Alanna’s work consisted mostly of fiber art. This fit in nicely with this weeks yarn bombing activity. The two works I’m showing off here consisted of a sheer fabric draped over wooden frames. Alanna then filled these frames with other fiber based pieces, from string to a cloth rose, and other fabrics.
Alanna said that her background was more in sculpture and painting and I can definitely see that come through in these pieces. She creates these sculpture out of fabrics within the frames. She also had this set of smaller painted paintings that incorporated some fiber art.
This was my favorite piece. On the left was a dark frame and on the right was a mostly white frame. Alanna talked about the juxtaposition of black and white and how without one you can’t appreciate the other. I liked how the fabric flowed out of the frame and wrapped around the legs of the base.
I bought a 0.625″ x 5.5″ x 72″ redwood fence plank for $1.78 and a box of 350 white 1″ long nails for $2.37. The yarn I found at home. I cut two 5.5″ long pieces of wood as well as a couple smaller pieces with a circular saw. I cleaned up some of the rough edges with a knife and nailed the frame together.
I printed out an outline of California and centered it on the wooden frame. I did my best to space the nails by about one centimeter. For the straight edges, I actually measured it out so that they would be spaced evenly, but for the rest, I just did it by eye. Once all of the nails were in, I ripped off the paper template.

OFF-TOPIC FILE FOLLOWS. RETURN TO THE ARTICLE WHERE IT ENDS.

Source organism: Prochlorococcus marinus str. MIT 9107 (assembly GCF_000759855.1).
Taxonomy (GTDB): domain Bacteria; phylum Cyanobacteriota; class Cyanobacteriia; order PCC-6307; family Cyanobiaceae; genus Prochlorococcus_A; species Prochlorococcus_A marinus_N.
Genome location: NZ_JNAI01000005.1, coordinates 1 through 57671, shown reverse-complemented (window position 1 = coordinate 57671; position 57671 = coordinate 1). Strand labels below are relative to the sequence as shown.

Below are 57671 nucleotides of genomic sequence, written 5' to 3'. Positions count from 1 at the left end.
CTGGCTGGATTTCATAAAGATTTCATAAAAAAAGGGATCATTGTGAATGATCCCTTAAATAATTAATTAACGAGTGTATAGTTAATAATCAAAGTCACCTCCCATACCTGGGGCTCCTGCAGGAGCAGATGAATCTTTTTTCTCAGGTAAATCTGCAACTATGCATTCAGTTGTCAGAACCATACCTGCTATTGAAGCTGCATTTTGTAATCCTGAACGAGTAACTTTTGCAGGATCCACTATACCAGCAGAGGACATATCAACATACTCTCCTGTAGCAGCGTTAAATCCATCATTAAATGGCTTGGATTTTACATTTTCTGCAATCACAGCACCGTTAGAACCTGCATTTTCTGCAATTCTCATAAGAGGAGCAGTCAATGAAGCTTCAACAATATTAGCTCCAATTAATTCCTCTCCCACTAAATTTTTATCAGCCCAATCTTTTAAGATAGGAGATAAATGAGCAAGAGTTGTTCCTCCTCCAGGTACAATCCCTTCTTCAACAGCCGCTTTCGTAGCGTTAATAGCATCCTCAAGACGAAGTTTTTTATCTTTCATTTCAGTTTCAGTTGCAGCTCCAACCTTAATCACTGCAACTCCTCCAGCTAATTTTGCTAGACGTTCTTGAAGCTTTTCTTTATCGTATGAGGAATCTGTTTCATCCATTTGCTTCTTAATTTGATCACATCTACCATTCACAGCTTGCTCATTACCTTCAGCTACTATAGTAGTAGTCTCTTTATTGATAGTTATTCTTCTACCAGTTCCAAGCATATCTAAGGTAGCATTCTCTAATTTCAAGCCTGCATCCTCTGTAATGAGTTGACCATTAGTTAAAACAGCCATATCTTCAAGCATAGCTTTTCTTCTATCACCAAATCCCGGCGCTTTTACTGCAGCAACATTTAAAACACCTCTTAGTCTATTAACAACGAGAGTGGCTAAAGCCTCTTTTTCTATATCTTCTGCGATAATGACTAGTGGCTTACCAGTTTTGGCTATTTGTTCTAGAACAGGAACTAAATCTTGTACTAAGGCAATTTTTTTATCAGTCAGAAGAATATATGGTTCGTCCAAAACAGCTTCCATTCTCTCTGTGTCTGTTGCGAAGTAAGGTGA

I tried running the yarn on the inside of the outline, but I didn’t like all of the bare wood, so I added a square boarder of nails around the perimeter of the frame.
I tried running the yarn in parallel lines, but because there was a different number of nails on the perimeter and the Californian boarder, it wouldn’t have come out perfectly. This tiny hammer worked better for these tiny nails.
Here’s an Instagram pic my sister took with me in the background.
Last week, I also went to check out what some of the fiber art students were creating. I liked the depth of this piece. It brings a whole new dimension to textiles.